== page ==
56(d) allows for limited discovery in the face of a motion
for summary judgment. Courts treat liberally the question of
whether to grant a Rule 56(d) application under the principle
that summary judgment should be denied where the nonmoving
party has not had the opportunity to discover facts at the
heart of her opposition and where the application is not
“dilatory or lacking in merit.” Price v. W.
Res., Inc., 232 F.3d 779, 783 (10th Cir. 2000). More
specifically, narrow discovery may be permissible when the
claim turns wholly or in part on a determinative factual
question regarding which the court requires more facts to
answer. See Herrera v. Santa Fe Pub. Sch., 2012 WL
6846393, at *6 (D.N.M. 2012); Todd v. Montoya, 2011
WL 5238900, at *5 (D.N.M. 2011). A Rule 56(d) affidavit must
“explain why facts precluding summary judgment cannot
be presented, ” including an identification of probable
facts that are not available and the steps taken to obtain
those facts. Comm. for the First Amendment v.
Campbell, 962 F.2d 1517, 1522 (10th Cir. 1992).
Plains Defendants argue that they are not liable for any acts
or omissions of C3, Carrithers, Robertson, or Arnault. As to
Adams' state law claims (i.e., battery; slander
and libel; intentional infliction of emotional distress;
negligence; gross negligence; negligent hiring, training, and
supervision; and grossly negligent hiring, training, and
supervision) the Plains Defendants contend that they cannot
be held vicariously liable because C3 and its employees were
independent contractors - and not employees - of the Plains
Defendants. As to Adams' Title VII and NMHRA claims
(retaliation, discrimination, and quid pro quo
sexual harassment), the Plains Defendants assert that they
cannot be held liable because they were not Adams'
employer or joint employer.
argues that summary judgment is inappropriate because the
Plains Defendants operated as an employer of all C3
employees, including Carrithers, Robertson, Arnault, and
Adams. Adams also asserts a new claim for premises liability
against the Plains Defendants, which the Court construes as a
motion to amend the Complaint. Alternatively, Adams requests
that the Court delay ruling on or deny the Plains
Defendants' Motion and grant Adams time to conduct
Adams submitted a substantive response to the Plains
Defendants' Motion as well as a Rule 56(d) affidavit, the
Court first addresses the substantive Motion and response,
and then considers the sufficiency of Adams' Rule 56(d)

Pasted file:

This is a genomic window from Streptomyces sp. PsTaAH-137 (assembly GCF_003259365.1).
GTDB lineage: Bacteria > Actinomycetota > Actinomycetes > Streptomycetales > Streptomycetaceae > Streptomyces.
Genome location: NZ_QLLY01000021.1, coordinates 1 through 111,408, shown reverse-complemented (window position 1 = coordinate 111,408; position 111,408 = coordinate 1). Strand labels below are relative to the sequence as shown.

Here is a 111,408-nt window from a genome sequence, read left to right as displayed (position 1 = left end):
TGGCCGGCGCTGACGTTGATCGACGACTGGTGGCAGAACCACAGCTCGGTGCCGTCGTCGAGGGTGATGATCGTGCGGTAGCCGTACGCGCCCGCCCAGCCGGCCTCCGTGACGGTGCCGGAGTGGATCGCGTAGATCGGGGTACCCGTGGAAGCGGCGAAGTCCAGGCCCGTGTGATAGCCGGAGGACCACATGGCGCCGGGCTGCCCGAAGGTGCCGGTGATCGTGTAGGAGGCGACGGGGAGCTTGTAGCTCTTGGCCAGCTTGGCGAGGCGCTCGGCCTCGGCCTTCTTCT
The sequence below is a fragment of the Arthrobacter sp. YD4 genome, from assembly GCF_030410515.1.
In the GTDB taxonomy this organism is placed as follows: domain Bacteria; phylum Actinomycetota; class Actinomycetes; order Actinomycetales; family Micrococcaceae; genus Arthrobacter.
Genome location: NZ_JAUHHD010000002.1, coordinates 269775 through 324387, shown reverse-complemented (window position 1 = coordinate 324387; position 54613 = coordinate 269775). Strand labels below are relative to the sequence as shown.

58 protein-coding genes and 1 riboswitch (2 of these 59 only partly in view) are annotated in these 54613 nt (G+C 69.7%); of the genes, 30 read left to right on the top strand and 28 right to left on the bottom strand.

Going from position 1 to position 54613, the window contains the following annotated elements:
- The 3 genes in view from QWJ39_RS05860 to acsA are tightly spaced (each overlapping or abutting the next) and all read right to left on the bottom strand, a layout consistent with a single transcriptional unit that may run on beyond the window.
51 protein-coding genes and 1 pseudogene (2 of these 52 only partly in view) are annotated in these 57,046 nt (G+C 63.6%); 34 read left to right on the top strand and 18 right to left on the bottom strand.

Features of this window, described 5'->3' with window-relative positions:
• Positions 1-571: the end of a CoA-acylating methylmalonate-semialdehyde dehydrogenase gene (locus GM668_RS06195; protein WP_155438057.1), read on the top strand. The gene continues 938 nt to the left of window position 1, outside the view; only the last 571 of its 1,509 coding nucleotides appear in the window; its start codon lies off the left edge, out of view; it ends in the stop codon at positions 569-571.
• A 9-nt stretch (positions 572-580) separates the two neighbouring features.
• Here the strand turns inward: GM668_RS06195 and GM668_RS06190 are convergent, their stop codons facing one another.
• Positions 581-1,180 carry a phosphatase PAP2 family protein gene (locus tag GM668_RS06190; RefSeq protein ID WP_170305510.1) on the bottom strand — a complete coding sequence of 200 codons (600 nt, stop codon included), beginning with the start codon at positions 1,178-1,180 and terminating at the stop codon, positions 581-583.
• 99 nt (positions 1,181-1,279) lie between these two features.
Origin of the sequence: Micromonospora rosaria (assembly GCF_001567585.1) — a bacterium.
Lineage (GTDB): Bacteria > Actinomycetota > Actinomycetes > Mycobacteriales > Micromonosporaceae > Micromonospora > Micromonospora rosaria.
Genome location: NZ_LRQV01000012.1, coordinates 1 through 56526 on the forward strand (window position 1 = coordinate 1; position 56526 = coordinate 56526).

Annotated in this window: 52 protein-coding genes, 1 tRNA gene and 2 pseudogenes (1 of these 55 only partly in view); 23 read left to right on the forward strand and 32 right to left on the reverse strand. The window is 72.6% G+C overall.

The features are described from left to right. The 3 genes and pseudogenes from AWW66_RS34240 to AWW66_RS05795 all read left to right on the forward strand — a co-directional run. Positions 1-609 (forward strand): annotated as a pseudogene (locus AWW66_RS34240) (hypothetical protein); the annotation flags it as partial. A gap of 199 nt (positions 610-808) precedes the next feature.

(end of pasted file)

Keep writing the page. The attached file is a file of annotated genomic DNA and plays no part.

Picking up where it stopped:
Joint Employer Status under Title VII
VII “makes it unlawful for an ‘employer' to
‘discriminate against any individual with respect to
[her] compensation, terms, conditions, or privileges of
employment' on account of sex.” Knitter v.
Corvias Military Living, LLC, 758 F.3d 1214, 1225 (10th
Cir. 2014) (quoting 42 U.S.C. § 2000e-2(a)(1)).
Similarly, an employer “may not ‘discriminate
against any of his [or her] employees . . . because [the
employee] has opposed any [unlawful employment]
practice.'” Id. (quoting 42 U.S.C. §
bears the initial burden of proving the Plains Defendants
were her employer before proceeding with a Title VII claim.
Id.; see also Lockard v. Pizza Hut, Inc.,
162 F.3d 1062, 1069 (10th Cir. 1998). Depending on the
circumstances, the Tenth Circuit chooses among three tests
when determining whether a defendant is an
“employer”: (1) the hybrid test, (2) the joint
employer test, and (3) the single employer test.
Knitter, 758 F.3d at 1225-26. The hybrid test
applies when distinguishing between an employee and an
independent contractor. Id. at 1226; see also
Oestman v. Nat'l Farmers Union Ins. Co., 958 F.2d
303, 305 (10th Cir. 1992). The joint employer test is
appropriate “to use when an employee of one entity
seeks to hold another entity liable as an employer.”
Knitter, 758 F.3d at 1226; see also Bristol v.
Bd. of Cty. Comm'rs, 312 F.3d 1213, 1218 (10th Cir.
2002) (en banc). Finally, the single employer test applies
when a plaintiff employed by one entity seeks “to hold
another entity liable by arguing that the two entities
effectively constitute a single employer.”
Knitter, 758 F.3d at 1227 (quoting Bristol,
312 F.3d at 1218).
appropriately, invoked the joint employer test and admits
that she was employed by C3, but seeks to hold the Plains